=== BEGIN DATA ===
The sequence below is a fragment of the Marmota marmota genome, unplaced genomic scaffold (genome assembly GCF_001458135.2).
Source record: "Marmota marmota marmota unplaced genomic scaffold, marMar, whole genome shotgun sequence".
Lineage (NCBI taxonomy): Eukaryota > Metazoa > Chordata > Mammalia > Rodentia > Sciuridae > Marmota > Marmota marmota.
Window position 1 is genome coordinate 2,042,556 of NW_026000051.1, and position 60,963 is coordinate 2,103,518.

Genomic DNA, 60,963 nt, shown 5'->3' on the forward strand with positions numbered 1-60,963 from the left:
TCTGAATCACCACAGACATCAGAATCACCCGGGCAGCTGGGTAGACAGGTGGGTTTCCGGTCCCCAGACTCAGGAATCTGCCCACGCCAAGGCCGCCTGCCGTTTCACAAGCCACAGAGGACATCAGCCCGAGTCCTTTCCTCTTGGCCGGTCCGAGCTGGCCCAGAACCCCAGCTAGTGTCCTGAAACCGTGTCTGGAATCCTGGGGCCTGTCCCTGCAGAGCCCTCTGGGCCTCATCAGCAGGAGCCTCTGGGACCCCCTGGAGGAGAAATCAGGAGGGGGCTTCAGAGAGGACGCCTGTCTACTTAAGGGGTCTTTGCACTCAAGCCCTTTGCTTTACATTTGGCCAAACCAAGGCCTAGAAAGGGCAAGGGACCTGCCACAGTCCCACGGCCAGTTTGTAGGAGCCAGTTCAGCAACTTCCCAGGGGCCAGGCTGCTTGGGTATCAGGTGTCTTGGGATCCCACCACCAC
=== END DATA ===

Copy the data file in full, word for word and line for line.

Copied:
The sequence below is a fragment of the Marmota marmota genome, unplaced genomic scaffold (genome assembly GCF_001458135.2).
Source record: "Marmota marmota marmota unplaced genomic scaffold, marMar, whole genome shotgun sequence".
Lineage (NCBI taxonomy): Eukaryota > Metazoa > Chordata > Mammalia > Rodentia > Sciuridae > Marmota > Marmota marmota.
Window position 1 is genome coordinate 2,042,556 of NW_026000051.1, and position 60,963 is coordinate 2,103,518.

Genomic DNA, 60,963 nt, shown 5'->3' on the forward strand with positions numbered 1-60,963 from the left:
TCTGAATCACCACAGACATCAGAATCACCCGGGCAGCTGGGTAGACAGGTGGGTTTCCGGTCCCCAGACTCAGGAATCTGCCCACGCCAAGGCCGCCTGCCGTTTCACAAGCCACAGAGGACATCAGCCCGAGTCCTTTCCTCTTGGCCGGTCCGAGCTGGCCCAGAACCCCAGCTAGTGTCCTGAAACCGTGTCTGGAATCCTGGGGCCTGTCCCTGCAGAGCCCTCTGGGCCTCATCAGCAGGAGCCTCTGGGACCCCCTGGAGGAGAAATCAGGAGGGGGCTTCAGAGAGGACGCCTGTCTACTTAAGGGGTCTTTGCACTCAAGCCCTTTGCTTTACATTTGGCCAAACCAAGGCCTAGAAAGGGCAAGGGACCTGCCACAGTCCCACGGCCAGTTTGTAGGAGCCAGTTCAGCAACTTCCCAGGGGCCAGGCTGCTTGGGTATCAGGTGTCTTGGGATCCCACCACCAC